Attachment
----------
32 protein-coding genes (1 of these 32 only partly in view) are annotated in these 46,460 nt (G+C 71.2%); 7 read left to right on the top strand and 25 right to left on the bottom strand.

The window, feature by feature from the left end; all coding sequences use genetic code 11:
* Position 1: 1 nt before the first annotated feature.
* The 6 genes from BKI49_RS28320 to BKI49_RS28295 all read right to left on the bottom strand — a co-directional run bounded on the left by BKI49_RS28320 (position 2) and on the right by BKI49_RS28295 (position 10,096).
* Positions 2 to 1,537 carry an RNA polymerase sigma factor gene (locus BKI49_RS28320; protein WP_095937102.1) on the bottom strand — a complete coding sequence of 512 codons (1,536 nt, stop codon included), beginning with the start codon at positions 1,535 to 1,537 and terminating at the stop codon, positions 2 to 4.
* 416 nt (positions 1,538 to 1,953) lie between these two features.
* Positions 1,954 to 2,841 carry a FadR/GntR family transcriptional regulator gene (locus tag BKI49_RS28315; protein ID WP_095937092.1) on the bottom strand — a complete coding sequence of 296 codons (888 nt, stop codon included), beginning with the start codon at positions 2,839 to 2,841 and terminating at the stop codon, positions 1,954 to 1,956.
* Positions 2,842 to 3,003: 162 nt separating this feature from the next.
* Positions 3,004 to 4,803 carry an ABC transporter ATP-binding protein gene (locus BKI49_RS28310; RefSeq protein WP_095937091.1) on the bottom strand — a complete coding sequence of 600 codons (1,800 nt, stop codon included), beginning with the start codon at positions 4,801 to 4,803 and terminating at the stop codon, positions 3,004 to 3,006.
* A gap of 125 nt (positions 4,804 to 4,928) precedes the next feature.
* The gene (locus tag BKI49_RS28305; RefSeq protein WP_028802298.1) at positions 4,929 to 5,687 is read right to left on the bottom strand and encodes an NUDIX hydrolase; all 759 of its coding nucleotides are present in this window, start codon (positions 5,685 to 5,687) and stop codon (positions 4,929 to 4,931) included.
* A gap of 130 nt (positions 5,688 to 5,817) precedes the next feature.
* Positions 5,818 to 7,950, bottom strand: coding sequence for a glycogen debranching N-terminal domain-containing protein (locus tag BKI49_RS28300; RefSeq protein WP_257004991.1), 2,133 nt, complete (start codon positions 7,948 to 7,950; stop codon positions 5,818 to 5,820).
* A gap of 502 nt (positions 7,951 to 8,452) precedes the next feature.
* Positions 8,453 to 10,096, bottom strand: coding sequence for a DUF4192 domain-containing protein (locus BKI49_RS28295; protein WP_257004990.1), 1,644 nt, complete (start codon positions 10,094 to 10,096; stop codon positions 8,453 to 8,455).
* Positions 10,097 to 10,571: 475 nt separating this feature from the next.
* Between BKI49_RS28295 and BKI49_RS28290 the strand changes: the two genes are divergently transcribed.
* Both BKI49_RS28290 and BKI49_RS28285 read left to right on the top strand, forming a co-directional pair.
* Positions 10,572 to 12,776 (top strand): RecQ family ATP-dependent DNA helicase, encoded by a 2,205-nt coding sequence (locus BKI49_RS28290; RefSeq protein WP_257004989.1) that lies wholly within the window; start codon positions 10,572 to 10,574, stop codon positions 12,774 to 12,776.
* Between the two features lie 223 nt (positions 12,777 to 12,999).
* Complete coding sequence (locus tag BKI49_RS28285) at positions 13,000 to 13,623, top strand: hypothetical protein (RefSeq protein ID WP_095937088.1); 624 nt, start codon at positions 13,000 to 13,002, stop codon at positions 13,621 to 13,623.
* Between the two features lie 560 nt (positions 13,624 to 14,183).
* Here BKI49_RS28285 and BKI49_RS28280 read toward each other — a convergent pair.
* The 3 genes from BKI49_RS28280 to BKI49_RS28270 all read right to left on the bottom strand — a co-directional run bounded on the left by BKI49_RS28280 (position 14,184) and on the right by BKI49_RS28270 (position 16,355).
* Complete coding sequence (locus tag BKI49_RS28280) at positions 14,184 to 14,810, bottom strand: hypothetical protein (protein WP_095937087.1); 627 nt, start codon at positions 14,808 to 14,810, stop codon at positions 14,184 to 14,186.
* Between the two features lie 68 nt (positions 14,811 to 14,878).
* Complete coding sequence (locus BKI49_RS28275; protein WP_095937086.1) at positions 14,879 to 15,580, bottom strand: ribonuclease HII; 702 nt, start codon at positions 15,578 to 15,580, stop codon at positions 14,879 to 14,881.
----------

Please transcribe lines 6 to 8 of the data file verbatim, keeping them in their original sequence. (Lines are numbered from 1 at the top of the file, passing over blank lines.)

* 416 nt (positions 1,538 to 1,953) lie between these two features.
* Positions 1,954 to 2,841 carry a FadR/GntR family transcriptional regulator gene (locus tag BKI49_RS28315; protein ID WP_095937092.1) on the bottom strand — a complete coding sequence of 296 codons (888 nt, stop codon included), beginning with the start codon at positions 2,839 to 2,841 and terminating at the stop codon, positions 1,954 to 1,956.
* Positions 2,842 to 3,003: 162 nt separating this feature from the next.